with the concept of the RDF (meta)Model. The only route out of this is to
take the MOF/XMI route and start talking about meta-models and
meta-meta-models. IMHO this just makes things worse :-).

FWIW, SiRPAC accepts repeated statements and currently draws two arcs. So
the following:

<?xml version="1.0"?>
<rdf:RDF xmlns:rdf="http://www.w3.org/1999/02/22-rdf-syntax-ns#"
            xmlns:dc="http://purl.org/dc/elements/1.1/">
  <rdf:Description about="http://www.w3.org/RDF/Implementations/SiRPAC/">
    <dc:creator rdf:resource="http://www.w3.org/People/Janne/"/>
  </rdf:Description>
  <rdf:Description about="http://www.w3.org/RDF/Implementations/SiRPAC/">
    <dc:creator rdf:resource="http://www.w3.org/People/Janne/"/>
  </rdf:Description>
</rdf:RDF>

renders two indentical triples:

<http://www.w3.org/RDF/Implementations/SiRPAC/> <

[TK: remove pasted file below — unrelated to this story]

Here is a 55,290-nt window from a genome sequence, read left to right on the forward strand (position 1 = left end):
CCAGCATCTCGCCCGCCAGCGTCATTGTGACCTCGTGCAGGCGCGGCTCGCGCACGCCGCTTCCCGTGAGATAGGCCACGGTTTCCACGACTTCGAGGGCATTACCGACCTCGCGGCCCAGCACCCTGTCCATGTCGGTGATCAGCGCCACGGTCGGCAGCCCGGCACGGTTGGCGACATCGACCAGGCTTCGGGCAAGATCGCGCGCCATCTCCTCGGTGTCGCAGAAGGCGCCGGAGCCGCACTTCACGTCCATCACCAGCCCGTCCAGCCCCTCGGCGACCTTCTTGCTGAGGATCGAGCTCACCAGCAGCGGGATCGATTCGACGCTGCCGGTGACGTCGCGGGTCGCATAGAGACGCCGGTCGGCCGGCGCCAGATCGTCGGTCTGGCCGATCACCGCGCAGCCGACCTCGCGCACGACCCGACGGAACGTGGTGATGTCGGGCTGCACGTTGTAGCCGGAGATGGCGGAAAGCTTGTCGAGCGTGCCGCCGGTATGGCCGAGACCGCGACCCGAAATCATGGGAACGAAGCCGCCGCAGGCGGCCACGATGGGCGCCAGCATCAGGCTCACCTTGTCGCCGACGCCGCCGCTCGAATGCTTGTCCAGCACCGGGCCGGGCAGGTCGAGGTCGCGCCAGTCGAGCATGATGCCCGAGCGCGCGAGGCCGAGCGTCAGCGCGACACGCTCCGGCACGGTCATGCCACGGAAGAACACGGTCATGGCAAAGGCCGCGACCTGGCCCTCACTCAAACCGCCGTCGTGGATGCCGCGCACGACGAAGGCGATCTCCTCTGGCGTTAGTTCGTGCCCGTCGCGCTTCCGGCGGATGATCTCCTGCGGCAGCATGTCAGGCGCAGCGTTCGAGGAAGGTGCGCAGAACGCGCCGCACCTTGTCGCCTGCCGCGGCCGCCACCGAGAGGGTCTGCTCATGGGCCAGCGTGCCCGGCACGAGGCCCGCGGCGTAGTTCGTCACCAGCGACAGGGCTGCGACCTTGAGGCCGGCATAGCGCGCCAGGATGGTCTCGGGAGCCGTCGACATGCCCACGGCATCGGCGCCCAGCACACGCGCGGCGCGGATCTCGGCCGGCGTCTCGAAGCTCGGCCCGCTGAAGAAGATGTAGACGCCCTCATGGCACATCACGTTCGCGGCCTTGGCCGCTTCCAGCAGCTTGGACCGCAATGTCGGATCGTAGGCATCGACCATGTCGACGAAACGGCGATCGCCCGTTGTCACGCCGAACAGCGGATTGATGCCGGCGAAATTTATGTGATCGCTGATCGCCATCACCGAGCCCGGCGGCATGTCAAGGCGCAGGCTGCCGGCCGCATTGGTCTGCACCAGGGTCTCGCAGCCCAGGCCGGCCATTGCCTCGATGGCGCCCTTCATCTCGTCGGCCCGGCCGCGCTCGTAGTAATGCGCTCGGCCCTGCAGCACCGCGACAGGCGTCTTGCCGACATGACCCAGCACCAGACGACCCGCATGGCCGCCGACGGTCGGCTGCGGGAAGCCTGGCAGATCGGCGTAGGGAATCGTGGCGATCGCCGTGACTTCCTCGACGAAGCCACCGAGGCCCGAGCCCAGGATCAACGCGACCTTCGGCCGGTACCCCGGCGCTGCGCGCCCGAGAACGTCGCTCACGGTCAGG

http://purl.org/dc/elements/1.1/creator> <http://www.w3.org/People/Janne/>
.
<http://www.w3.org/RDF/Implementations/SiRPAC/> <
http://purl.org/dc/elements/1.1/creator> <http://www.w3.org/People/Janne/>
.

which map to the following graph G(V,E):

Vertices
V={http://www.w3.org/RDF/Implementations/SiRPAC/,
  http://www.w3.org/People/Janne/,
  http://purl.org/dc/elements/1.1/creator }

Edges
E=((http://www.w3.org/RDF/Implementations/SiRPAC/,
  http://www.w3.org/People/Janne/,
  http://purl.org/dc/elements/1.1/creator),
  (http://www.w3.org/RDF/Implementations/SiRPAC/,
  http://www.w3.org/People/Janne/,
  http://purl.org/dc/elements/1.1/creator))

Where the elements in the bag of edges E of the labelled digraph G(V,E)
have the form (source vertex label, sink vertex label, edge label). Of
course, we don't need to define a graph syntax in M&S in order to clarify.
It is should be unambiguous to simply state what the mapping of (s,p,o)
triples are to vertices, edges, and labels and whether the edge collection
is distinct or not.